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Machine learning for fighting corruption in public procurement for education services and institutions

Vitezslav Titl

Assistant Professor of Law & Economics at Utrecht University and principal investigator of a Junior STAR grant at Charles University. His research interests comprise economics of public procurement markets, corruption, law and economics.

Public procurement markets are worth 10-15 percent of global GDP, which constitutes about one-third of general government spending (OECD, 2019). The available data suggest that, in OECD countries, 11.9 percent of procurement spending is on education services and institutions. This means that about 1.2-1.8 percent of the GDP of OECD countries is spent on education via public procurement. The importance of this spending lies not only in its size, but also in its large implications for economic development, democratic institutions as well as overall wellbeing. 

The funding systems of schools differ significantly across countries (for an overview of selected best performing countries and their funding systems; see De Witte et al., 2019), which means that, depending on the exact funding system, resources can be managed by the school, district, municipality or ministry, or a combination of the above. Whatever the system looks like, almost all must run public tenders, especially for large contracts.  

Vast academic evidence shows that public procurement markets are susceptible to fraud due to issues such as corruption (Decarolis et al, 2021), political connections (Titl & Geys, 2019; Titl et al., 2021), and collusion (Kawai & Nakabayashi, 2021; Baranek et al. 2021). These issues cause large inefficiencies on the market. The precise estimates of the costs of these inefficiencies differ across countries and settings. Khwaja & Mian (2005) estimate that politically connected firms cost up 1.9% of global GDP every year. Similarly, a recent study commissioned by the European Commission suggests that inefficiencies in public procurement amount to 18% of the overall expenditure on procurement, of which two thirds can be attributed to corruption.

Policy implications of the aforementioned studies are not clear. There is a long-standing debate about whether to give less or more discretion to procurement officers. On the one hand, discretion can be (mis)used to favour certain firms and thus enable corruption, however under some circumstances less stringent rules may bring more efficient outcomes. This is supported by recent empirical evidence by Baranek (2021). Similar findings suggesting the ineffectiveness of additional rules under some circumstances can be found also in Bosio et al. (2020).

Given this uncertainty in how to mitigate the negative effects of corruption in public procurement in education and elsewhere, one solution could be to employ new machine learning algorithms to identify procurement contracts that have a high chance of being misallocated due to corruption, political connections and/or conflicts of interests. These contracts could then be tagged for further investigation. If successful, procurement systems could be made less restrictive – and more efficient. In addition, such a system would have a dissuasive effect on corrupt behaviors amongst firms and procurement officers, due to high chances of being caught.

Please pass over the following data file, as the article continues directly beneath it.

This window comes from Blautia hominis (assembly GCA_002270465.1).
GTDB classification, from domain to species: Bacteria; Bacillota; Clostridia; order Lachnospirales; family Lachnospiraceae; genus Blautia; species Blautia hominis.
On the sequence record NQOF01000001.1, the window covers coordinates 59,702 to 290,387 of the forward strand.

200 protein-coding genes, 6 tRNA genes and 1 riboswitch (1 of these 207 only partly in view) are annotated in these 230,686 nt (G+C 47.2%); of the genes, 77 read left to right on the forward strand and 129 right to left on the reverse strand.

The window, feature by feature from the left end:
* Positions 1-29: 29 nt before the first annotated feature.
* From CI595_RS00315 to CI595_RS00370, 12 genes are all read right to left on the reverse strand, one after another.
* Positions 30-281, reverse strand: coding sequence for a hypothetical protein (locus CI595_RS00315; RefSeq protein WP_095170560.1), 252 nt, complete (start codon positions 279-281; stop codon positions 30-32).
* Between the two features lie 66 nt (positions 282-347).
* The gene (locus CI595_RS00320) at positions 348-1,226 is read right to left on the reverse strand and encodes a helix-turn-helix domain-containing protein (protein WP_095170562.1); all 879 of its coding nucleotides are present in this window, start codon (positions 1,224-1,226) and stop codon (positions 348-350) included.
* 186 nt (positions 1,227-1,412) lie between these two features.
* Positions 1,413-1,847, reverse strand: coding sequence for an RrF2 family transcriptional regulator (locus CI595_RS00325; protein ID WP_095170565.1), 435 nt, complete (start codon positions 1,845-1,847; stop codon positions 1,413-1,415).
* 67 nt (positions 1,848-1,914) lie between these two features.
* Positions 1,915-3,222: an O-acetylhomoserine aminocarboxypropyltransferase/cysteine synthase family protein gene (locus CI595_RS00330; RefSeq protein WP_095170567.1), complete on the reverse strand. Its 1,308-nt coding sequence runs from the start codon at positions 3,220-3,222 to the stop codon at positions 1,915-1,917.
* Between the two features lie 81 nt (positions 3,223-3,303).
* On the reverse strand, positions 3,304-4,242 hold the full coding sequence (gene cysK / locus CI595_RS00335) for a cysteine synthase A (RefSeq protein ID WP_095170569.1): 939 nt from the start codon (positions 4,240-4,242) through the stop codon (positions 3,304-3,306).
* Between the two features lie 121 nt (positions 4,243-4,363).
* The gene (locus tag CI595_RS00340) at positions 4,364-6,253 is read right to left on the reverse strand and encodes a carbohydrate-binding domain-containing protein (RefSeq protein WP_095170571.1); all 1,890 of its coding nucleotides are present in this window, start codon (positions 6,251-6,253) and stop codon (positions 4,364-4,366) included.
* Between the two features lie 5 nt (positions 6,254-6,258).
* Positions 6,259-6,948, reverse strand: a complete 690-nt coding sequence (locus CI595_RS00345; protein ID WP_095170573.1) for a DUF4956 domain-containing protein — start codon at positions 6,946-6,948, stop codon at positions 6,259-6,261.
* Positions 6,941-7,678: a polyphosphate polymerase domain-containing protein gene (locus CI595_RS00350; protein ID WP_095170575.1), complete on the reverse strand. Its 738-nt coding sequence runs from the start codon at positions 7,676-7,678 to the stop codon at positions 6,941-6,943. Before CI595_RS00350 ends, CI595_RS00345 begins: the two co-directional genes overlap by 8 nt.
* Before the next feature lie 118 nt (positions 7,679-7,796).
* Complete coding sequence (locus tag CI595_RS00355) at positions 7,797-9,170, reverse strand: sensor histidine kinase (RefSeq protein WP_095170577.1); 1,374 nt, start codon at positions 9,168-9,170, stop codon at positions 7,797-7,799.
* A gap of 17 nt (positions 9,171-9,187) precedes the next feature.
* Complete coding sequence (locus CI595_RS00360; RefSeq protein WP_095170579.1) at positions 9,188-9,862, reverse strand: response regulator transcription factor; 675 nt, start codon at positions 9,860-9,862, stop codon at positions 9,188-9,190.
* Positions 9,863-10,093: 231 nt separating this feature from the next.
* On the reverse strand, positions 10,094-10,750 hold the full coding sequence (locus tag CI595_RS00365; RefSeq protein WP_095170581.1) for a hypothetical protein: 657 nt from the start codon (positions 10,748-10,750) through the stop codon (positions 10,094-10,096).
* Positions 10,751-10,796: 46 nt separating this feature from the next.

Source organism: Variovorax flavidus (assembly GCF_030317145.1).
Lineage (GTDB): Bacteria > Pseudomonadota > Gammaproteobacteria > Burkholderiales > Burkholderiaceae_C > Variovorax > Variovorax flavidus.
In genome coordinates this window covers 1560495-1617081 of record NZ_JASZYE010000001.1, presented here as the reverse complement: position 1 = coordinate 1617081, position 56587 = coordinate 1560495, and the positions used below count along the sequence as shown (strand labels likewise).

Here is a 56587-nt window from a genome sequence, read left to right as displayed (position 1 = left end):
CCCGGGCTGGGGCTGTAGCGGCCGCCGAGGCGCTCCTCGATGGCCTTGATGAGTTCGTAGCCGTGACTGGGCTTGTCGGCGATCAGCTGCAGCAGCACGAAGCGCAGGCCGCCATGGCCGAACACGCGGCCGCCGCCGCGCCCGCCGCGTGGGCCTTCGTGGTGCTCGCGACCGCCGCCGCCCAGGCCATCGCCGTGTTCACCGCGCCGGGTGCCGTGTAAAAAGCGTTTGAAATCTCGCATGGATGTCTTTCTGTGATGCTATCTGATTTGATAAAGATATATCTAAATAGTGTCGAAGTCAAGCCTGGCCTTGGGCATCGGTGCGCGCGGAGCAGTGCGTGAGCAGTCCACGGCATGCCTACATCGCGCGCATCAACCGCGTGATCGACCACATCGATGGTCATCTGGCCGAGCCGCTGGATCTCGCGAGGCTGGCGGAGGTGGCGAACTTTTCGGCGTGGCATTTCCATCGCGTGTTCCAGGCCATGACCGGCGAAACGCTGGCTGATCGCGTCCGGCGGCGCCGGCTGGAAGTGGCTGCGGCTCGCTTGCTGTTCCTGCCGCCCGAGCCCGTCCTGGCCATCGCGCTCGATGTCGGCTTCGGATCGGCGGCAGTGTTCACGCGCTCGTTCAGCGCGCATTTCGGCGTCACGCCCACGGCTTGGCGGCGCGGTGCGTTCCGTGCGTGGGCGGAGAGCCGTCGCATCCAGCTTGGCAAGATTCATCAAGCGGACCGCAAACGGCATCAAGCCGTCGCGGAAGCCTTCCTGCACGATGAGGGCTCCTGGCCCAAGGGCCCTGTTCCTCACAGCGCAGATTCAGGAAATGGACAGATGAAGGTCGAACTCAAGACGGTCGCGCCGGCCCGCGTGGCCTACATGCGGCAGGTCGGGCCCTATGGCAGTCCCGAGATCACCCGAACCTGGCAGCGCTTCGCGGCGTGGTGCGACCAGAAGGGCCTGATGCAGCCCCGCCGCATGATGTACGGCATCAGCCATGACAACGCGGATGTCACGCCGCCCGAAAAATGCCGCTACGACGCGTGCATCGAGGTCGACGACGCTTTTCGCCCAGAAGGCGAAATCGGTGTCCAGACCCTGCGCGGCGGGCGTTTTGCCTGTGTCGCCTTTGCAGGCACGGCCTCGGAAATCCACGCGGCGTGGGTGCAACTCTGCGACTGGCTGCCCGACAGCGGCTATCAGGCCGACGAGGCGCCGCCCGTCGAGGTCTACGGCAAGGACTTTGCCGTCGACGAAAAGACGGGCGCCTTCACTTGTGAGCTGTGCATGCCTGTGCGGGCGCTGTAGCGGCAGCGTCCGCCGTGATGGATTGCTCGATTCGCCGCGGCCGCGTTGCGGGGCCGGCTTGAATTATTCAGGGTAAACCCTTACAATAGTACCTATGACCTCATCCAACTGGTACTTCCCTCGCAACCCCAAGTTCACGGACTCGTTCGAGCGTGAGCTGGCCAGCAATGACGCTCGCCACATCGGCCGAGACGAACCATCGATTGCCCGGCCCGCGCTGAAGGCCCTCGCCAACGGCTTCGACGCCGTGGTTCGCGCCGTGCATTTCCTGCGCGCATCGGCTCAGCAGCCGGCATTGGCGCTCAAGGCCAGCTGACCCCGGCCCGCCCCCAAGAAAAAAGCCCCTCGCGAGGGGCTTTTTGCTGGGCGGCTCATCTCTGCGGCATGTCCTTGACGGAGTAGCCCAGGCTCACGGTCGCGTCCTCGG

There is already some evidence that machine learning algorithms are effective in detecting potentially corrupt public procurement contracts, as well as situations with conflicts of interests (firms with political connections). For instance, Decarolis & Giorgiantonio (2020) show that quantitative indicators, in combination with machine learning methods (especially random forests), are very effective in detecting corruption.

This study showed more than 99.9 percent accuracy in predicting that there was corruption in a public procurement contract (less than 0.1 percent false positive). Similarly, Mazrekaj, Titl, and Schiltz (2021) show that these algorithms can be used with high accuracy (above 80 percent) to find conflicts of interests in public procurement. Unlike random checks (or waiting for a tip), the algorithm is able to suggest to investigators which tenders are of interest. The above-mentioned academic research shows that the chances of finding corruption and conflicts of interests via this method are very high. If, for example, 1 percent of procurement contracts are corrupt, an investigator randomly checking contracts would need to analyse on average 100 procurement contracts to find 1 which is corrupt. When using machine learning the chances are reversed - in 100 contracts identified by the algorithm, less than 1 will not be corrupt. The investigator will therefore become much more successful in finding corruption.

There are however several conditions that must be satisfied so that machine learning can be effectively used to detect irregularities and corruption. Interoperable open public procurement data in machine-readable format must exist. It should be easy to merge the procurement data with other public registers such as company registers and registers of politically exposed persons. Thus, from the policy perspective, it appears vital to make sure public education institutions provide good quality, complete, interoperable procurement data. Subsequently, the data can be used by law enforcement agencies as well as the public (NGOs, activists and others) to identify potentially corrupt procurement tenders. Finally, it is necessary to note that technology cannot prosecute anyone. This last step has to remain in the hands of humans.

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    This is a well come move to rid institutions of higher learning of corruption. Do hope that the research can lend itself in Kenya and other third world countries
    Dr. Sika

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